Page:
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5:30 a.m.: birds singing: cardinals, bluejays, crows, sparrows; and sunshine calls, too; first blinding in its complete whiteness--then sky blue and grass and woods green, lush, weeping with delight. Children's Sunday at Edwards Church; Daryl reads aloud to the congregation. Daryl leads the children in their "Gospel Lessons and Reenactments." After we sing "I Love To Tell The Story," he says "that is one of my favorite hymns." And she says, the little girl standing on her tippy toes, straining to reach the mircrophone, "Tell us some stories about children." And he says "this is one of my favorites" and he tells us three children's  bible stories. Worked on new poem; Home Plate. Then color film developed (more mirrorproject photos like this one here

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and photo of house this morning pictured above); black and white film purchased. Treat Daryl to lunch at Burger King; bad taste in mouth rest of day. A note from Amber about a possible trip east from California makes my day. Rake weeded garden beds; plant basil and tomato plants; zinnias and marigolds; sage. Barbeque at Candice's (and Don's) house in Amherst for Remy who graduated from high school this week. Candice being friend from junior high school with whom I just reconnected. Both modern dancers; he a former football player. And before bed a few pages from Primo Levi's If Not Now, When?  It begins:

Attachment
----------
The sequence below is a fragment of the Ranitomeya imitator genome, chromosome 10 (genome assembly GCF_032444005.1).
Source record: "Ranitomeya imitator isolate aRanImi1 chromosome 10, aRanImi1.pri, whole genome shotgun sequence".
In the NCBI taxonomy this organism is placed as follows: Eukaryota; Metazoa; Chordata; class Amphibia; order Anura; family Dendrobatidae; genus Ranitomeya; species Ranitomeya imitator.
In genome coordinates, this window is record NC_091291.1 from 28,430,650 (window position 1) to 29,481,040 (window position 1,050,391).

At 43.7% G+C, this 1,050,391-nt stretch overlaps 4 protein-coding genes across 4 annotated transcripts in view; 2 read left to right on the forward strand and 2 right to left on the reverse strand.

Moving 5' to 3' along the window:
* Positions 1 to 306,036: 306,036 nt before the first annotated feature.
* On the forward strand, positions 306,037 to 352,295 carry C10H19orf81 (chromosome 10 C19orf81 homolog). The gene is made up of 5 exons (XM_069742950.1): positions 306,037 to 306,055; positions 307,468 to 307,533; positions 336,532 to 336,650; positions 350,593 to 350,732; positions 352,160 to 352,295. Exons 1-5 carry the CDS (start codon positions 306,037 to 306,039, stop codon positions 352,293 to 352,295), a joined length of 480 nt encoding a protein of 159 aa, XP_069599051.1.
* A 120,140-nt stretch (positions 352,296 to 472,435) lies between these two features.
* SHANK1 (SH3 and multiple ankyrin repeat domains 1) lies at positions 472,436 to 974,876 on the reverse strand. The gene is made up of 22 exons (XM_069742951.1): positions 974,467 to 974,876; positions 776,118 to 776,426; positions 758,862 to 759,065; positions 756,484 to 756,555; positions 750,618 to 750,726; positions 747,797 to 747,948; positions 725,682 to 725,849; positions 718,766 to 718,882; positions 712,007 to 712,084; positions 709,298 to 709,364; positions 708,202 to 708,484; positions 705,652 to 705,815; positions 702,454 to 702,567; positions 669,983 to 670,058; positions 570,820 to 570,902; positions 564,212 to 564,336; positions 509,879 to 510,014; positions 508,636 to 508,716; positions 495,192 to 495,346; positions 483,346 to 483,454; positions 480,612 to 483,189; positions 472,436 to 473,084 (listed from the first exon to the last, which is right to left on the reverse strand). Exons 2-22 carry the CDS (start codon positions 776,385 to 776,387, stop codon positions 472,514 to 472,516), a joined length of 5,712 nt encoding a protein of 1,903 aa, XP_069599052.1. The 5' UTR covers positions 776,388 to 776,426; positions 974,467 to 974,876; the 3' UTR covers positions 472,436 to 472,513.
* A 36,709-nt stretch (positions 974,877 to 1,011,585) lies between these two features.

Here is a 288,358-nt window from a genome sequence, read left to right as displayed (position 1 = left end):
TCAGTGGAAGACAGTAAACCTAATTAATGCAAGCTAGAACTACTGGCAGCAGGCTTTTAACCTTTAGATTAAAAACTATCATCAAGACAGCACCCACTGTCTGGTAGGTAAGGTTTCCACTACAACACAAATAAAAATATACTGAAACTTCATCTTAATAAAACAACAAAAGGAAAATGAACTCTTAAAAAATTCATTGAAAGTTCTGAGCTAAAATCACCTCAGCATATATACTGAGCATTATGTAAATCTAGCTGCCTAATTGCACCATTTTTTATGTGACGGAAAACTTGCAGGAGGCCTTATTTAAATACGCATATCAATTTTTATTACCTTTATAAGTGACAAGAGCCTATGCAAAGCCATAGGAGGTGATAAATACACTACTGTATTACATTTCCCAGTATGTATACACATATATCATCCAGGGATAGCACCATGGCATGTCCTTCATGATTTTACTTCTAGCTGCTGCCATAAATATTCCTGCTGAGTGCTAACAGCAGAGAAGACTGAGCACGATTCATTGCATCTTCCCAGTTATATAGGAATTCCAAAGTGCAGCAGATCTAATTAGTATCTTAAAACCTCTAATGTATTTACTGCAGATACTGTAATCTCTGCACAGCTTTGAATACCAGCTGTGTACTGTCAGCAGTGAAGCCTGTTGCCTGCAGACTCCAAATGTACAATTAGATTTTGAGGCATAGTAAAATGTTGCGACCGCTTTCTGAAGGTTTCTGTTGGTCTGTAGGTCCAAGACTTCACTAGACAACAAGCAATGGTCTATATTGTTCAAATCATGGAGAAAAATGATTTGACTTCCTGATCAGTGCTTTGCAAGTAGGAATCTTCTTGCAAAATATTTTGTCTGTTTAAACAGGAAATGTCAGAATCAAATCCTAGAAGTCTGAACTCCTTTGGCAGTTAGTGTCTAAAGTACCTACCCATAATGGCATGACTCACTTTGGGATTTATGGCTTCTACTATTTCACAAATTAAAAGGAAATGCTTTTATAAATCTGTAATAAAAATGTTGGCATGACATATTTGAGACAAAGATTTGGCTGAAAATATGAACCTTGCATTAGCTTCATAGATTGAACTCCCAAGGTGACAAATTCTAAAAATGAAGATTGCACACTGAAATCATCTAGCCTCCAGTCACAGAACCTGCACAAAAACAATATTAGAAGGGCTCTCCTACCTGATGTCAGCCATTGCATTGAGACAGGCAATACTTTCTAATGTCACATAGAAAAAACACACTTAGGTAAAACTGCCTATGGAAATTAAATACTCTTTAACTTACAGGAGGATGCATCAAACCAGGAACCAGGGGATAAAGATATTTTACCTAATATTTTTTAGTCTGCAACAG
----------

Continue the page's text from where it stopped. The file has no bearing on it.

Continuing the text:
"In my village there weren't many clocks. One on the church steeple, but it had stopped years and years ago, maybe during the Revolution. I never saw it working, and my father said he hadn't either. Not even the bell ringer had a clock."

"So how was he able to ring the bells at the right time?"

"He would listen to the time on the radio, and he would judge by the sun and the moon. For that matter, he didn't ring every hour, only the important ones. Two years before the war began, the bell rope broke. It snapped near the top; the stiars were rotten; the bell ringer was an old man, and he was afraid to climb up there and put in a new rope. So after that he announced the time be shooting a hunting rifle into the air; one shot, or two or three or four. That went on till the Germans came. They took his gun away from him, and the village was left without any time."


Saturday 09

For Amber (you are right):

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River Edge, NJ

Friday 08

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Hoboken, NJ

Thursday 07

Photographs and Wallpaper.

The exhibition, "Rooms with a View: Landscape & Wallpaper"  (through October 14, 2001) at the Cooper-Hewitt is simply wonderful, beautiful--a must see--bringing together a remarkable spectrum of European and American wallpapers that reflect our desire to bring nature indoors.